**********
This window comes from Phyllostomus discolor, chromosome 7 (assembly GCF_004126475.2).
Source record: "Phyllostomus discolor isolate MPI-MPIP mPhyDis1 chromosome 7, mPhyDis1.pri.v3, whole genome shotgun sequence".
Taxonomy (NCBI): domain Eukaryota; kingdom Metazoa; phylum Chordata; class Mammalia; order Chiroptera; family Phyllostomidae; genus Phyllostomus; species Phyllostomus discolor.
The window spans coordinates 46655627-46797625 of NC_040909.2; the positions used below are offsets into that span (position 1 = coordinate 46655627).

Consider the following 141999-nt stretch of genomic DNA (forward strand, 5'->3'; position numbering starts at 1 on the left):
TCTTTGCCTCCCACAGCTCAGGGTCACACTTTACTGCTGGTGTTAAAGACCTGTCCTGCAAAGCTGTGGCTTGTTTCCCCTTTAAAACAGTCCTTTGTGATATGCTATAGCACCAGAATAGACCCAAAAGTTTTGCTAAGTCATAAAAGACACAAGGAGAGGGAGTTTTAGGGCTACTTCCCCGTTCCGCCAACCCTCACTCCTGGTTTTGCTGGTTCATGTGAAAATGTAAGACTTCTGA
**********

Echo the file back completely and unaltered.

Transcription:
This window comes from Phyllostomus discolor, chromosome 7 (assembly GCF_004126475.2).
Source record: "Phyllostomus discolor isolate MPI-MPIP mPhyDis1 chromosome 7, mPhyDis1.pri.v3, whole genome shotgun sequence".
Taxonomy (NCBI): domain Eukaryota; kingdom Metazoa; phylum Chordata; class Mammalia; order Chiroptera; family Phyllostomidae; genus Phyllostomus; species Phyllostomus discolor.
The window spans coordinates 46655627-46797625 of NC_040909.2; the positions used below are offsets into that span (position 1 = coordinate 46655627).

Consider the following 141999-nt stretch of genomic DNA (forward strand, 5'->3'; position numbering starts at 1 on the left):
TCTTTGCCTCCCACAGCTCAGGGTCACACTTTACTGCTGGTGTTAAAGACCTGTCCTGCAAAGCTGTGGCTTGTTTCCCCTTTAAAACAGTCCTTTGTGATATGCTATAGCACCAGAATAGACCCAAAAGTTTTGCTAAGTCATAAAAGACACAAGGAGAGGGAGTTTTAGGGCTACTTCCCCGTTCCGCCAACCCTCACTCCTGGTTTTGCTGGTTCATGTGAAAATGTAAGACTTCTGA